The $300 million plus estate of pop star Prince, who died in April, may be easier to divvy up than previously thought.

One seemingly legitimate heir, a son, reportedly has come forward who could inherit the entire fortune. The Santa Monica (Calif.) Observer reported Friday that a 30-something man has DNA proof that he is the son of musician born as Prince Rogers Nelson.

Prince died leaving no will that has been found. His parents are deceased, but he has a sister and five half siblings who previously were thought to be the inheritors of the estate, which usually is valued at around $300 million, although the news service Reuters set it as high as $500 million.

In a separate court action in Minneapolis on Thursday, a judge threw out the cases of 29 people who had claimed to be relatives and wanted a piece of the estate. The court also ordered DNA testing on a daughter and granddaughter of a half-brother who is deceased.

If the supposed son’s claim proves to be legitimate, he will inherit the entire estate under Minnesota law, according to the law website and Dustin Robbins, a wealth manager with Tempo Investment Advisors Inc. in Minneapolis, Minn.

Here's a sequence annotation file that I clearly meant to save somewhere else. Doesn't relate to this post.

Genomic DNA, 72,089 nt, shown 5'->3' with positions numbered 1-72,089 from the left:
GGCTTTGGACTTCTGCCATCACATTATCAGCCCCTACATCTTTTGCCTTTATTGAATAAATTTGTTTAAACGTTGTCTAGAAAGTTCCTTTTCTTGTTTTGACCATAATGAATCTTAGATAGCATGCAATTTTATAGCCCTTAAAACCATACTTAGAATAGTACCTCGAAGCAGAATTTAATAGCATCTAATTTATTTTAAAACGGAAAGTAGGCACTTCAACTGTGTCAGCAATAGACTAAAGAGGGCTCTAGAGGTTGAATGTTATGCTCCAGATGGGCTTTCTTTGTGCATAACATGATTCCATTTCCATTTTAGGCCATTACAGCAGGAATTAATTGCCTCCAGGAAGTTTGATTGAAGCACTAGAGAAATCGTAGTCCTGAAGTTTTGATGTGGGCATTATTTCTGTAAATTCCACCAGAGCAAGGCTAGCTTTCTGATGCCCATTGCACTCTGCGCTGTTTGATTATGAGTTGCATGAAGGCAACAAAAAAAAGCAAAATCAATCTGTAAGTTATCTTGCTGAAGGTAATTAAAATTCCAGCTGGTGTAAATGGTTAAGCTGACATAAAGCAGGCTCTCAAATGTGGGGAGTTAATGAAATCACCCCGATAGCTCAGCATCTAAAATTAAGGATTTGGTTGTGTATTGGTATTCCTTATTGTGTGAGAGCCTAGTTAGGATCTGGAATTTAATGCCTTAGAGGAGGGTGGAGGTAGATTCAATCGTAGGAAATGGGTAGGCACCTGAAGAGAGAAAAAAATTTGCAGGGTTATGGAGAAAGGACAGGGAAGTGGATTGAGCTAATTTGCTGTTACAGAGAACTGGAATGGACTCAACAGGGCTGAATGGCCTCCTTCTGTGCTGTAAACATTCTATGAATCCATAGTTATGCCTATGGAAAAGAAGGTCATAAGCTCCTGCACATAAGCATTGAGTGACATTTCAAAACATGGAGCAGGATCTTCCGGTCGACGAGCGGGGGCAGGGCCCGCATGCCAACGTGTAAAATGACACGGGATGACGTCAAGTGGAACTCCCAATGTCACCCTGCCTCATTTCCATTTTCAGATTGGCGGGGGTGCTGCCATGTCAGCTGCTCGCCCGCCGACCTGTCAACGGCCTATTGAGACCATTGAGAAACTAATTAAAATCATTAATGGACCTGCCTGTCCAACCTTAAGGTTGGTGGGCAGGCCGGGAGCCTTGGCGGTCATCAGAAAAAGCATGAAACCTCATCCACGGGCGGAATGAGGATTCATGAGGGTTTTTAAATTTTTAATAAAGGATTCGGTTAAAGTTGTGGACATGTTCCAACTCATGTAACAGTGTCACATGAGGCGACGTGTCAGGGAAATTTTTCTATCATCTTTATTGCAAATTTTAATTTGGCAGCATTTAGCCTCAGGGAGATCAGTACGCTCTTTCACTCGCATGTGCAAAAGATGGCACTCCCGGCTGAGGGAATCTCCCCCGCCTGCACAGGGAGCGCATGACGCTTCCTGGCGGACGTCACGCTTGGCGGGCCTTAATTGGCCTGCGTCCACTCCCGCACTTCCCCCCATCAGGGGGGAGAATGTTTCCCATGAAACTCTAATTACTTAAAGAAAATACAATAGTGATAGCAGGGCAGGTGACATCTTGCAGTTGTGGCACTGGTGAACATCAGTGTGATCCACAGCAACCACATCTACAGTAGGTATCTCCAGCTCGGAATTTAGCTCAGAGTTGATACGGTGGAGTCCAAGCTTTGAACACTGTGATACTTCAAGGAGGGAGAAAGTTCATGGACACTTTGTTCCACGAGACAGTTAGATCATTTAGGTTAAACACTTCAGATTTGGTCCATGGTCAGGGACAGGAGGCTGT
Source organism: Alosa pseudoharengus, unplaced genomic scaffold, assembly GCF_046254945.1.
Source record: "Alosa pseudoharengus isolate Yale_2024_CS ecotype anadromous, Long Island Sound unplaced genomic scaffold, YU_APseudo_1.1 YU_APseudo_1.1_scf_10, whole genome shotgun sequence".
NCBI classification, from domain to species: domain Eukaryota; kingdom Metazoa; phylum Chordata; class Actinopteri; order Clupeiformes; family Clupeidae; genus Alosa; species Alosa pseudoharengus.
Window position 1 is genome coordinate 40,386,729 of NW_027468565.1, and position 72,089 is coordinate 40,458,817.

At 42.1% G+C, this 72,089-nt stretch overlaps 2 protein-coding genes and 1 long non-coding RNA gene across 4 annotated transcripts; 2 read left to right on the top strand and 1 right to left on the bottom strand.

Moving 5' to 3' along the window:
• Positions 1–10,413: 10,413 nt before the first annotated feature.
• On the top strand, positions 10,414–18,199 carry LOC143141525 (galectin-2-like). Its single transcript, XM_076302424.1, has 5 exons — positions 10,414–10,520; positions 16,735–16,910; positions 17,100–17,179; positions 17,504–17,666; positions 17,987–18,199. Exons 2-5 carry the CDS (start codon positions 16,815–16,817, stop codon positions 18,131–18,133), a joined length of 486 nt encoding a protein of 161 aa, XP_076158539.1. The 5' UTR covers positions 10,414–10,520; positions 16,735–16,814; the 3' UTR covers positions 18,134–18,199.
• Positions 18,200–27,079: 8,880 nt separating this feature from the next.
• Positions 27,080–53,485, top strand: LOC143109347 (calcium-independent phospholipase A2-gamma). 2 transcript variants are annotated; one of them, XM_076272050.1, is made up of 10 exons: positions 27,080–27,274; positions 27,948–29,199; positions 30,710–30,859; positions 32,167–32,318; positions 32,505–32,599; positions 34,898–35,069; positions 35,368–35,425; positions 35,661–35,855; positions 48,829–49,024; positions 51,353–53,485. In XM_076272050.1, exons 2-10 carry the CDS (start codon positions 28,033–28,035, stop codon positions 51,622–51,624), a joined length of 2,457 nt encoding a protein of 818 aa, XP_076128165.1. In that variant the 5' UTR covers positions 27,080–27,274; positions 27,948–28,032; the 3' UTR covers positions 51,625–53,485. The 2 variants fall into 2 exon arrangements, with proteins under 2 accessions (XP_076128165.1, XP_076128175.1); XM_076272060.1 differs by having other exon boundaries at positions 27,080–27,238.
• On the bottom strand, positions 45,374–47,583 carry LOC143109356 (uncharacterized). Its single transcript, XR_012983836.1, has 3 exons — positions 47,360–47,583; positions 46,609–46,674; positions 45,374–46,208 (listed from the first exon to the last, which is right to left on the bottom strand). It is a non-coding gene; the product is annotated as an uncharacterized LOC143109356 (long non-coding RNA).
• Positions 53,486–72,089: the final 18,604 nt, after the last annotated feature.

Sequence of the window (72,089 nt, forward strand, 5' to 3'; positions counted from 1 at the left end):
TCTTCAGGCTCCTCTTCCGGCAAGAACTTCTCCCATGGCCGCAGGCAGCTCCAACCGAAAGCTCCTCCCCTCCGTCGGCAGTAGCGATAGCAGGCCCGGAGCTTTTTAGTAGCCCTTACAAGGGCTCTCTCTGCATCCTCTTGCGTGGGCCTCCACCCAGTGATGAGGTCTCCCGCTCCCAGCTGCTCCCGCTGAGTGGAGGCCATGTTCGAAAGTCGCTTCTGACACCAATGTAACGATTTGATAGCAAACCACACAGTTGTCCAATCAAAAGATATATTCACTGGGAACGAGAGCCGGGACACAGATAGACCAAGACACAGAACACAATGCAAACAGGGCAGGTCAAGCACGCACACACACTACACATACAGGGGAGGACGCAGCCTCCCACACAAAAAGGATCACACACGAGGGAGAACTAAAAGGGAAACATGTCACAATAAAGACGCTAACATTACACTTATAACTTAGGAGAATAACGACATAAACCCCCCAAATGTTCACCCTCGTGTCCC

“Children inherit first and then parents,” says Robbins. “A person can set up a trust which supersedes a will, and transfer-on-death and payable-on-death accounts that would supersede everything. That avoids the necessity of going through probate, which would have to be done with a will. One of the first things we do for clients is send them to an estate attorney for a will if they do not have one – the same with a health-care directive. We always say: If you do not have a will, the state has one for you and you probably won’t like it.” 

Prince was married twice but divorced both times. The person now claiming to be a son is the child of a singer who used to perform in the same clubs as Prince in the 1980s and supposedly had several liaisons with him.

Prince died of a fentanyl overdose in his Paisley Park compound in Minnesota.